Power Your Immunity: Make Sure Your Vaccinations Are Up-to-Date
If you think vaccines are just for kids, think again! Adults and teenagers need to get their shots, too. Ask your mom to hand over your vaccination records from childhood and check them out… are you up-to-date?
There are many diseases out there that can be easily prevented just by getting vaccinated, and there’s no reason not to. Vaccines are safe and widely available. Even if you got your shots as a kid, it’s important for you to be up-to-date with your immunizations.
Why is it
important for me to get immunized?
- Some diseases would actually be more serious for you now than when you were a child.
- If you have not been immunized, you may spread diseases to others even if you are not experiencing symptoms.
- The financial and emotional problems that arise from preventable diseases can be life-shattering.
Which immunizations do I need? Take the Quiz!
|Vaccine||Who Needs It||Prevents|
|Meningococcal||Particularly people who live in dormitories and college environments||Bacterial meningitis, a serious and sometimes contagious infection of the fluid around the brain and spinal cord that can lead to brain damage and even death|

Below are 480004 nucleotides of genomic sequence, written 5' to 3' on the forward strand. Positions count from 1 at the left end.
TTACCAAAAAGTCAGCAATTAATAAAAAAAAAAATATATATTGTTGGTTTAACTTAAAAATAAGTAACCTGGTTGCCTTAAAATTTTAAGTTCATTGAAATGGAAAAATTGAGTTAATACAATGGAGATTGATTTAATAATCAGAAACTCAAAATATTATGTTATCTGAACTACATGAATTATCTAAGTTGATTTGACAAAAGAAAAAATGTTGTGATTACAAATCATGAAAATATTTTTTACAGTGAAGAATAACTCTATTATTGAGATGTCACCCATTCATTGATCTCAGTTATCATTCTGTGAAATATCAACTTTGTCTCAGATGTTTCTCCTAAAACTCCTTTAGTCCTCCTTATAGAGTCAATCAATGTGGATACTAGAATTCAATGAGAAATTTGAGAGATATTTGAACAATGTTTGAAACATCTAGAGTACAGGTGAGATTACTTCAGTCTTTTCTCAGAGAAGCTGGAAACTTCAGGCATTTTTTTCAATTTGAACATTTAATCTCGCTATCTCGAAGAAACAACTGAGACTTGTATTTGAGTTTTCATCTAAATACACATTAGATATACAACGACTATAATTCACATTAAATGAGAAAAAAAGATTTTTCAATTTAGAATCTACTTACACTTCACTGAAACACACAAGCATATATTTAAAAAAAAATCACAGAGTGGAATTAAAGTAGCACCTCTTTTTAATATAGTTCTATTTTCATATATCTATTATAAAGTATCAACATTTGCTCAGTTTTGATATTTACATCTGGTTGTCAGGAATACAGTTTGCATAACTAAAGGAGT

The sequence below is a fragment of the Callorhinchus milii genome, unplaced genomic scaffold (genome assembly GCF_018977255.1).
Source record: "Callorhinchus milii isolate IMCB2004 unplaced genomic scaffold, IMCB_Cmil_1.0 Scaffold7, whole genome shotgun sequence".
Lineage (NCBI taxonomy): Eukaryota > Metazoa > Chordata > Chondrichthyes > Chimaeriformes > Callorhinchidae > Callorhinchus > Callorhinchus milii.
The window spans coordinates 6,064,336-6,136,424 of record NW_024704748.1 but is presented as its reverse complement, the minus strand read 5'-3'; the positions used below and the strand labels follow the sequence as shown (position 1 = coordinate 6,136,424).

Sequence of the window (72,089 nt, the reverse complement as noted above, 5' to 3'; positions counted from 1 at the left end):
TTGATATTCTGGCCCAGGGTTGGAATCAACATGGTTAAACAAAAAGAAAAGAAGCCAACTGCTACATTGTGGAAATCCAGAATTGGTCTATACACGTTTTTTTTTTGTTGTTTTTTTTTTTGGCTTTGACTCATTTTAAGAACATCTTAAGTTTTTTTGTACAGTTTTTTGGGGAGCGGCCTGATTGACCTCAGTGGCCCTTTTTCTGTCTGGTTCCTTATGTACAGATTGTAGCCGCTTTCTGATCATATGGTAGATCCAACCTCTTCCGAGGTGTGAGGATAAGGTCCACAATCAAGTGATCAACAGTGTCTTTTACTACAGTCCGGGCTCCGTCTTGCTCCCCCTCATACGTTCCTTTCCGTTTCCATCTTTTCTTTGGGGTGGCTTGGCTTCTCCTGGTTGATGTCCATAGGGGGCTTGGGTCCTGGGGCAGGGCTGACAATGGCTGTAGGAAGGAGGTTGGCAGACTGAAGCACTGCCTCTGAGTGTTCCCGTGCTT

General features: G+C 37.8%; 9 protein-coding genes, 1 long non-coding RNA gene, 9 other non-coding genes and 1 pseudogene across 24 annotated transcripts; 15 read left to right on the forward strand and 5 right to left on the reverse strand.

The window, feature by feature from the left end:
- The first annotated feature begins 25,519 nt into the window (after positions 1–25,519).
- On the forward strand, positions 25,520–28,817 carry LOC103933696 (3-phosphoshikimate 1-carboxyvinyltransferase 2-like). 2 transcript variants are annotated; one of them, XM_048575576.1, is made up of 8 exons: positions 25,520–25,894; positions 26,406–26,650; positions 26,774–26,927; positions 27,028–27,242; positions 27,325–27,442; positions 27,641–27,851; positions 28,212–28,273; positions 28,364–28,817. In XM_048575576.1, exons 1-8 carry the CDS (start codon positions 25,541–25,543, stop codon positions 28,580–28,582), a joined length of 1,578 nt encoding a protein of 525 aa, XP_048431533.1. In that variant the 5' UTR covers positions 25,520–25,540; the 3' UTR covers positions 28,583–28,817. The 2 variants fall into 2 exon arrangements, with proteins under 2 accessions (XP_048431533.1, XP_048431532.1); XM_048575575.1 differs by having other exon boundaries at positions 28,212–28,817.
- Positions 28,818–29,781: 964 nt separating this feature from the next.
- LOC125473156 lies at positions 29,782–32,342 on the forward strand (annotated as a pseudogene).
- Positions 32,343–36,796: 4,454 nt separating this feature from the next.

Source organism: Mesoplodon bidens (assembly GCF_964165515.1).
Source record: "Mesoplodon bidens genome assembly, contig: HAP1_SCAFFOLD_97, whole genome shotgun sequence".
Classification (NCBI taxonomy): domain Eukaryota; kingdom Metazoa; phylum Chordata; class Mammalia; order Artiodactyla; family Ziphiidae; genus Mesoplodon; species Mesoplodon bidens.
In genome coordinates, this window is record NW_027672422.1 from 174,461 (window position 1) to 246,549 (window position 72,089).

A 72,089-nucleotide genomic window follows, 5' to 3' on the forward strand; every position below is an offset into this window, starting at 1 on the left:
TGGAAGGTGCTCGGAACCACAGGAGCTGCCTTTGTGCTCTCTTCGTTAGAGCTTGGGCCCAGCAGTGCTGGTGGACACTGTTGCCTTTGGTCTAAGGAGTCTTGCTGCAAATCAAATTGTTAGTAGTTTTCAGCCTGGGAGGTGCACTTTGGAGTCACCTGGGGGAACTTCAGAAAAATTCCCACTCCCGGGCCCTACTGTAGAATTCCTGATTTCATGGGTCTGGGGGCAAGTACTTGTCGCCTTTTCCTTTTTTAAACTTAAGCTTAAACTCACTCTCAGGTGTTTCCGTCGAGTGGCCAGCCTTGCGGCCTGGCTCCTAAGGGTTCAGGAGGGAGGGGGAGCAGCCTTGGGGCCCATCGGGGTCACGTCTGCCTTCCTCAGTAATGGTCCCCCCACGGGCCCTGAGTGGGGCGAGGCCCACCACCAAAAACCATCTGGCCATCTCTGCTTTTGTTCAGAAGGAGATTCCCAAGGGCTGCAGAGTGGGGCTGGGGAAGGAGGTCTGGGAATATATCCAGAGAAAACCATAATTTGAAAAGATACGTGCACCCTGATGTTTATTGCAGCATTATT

|Tdap||All adults need to get it every 10 years||Tetanus, diphtheria, and pertussis (whooping cough—it’s back!)|
|MMR||Everyone born after 1956||Measles, mumps, and rubella (German measles)|
|Hepatitis A||Everyone||Hepatitis A, a highly contagious disease that attacks the liver|
|Hepatitis B||Everyone, especially people who are exposed to blood at their jobs||Hepatitis B, a highly contagious virus found in bodily fluids such as blood, semen, vaginal fluid, and breast milk|
|Human papillomavirus (HPV)||Boys and young men & girls and young women aged 9-26 years old||HPV, a sexually transmitted disease known to cause cervical cancer|
|Influenza (Flu)||Everyone, especially women between the ages of 18-40||Flu|
Ask your health care provider if you are up-to-date. If you are not current or you don’t know, roll up that sleeve and get it over with! And from now on, keep records of your immunization status so you’ll always know when you’re due for a shot.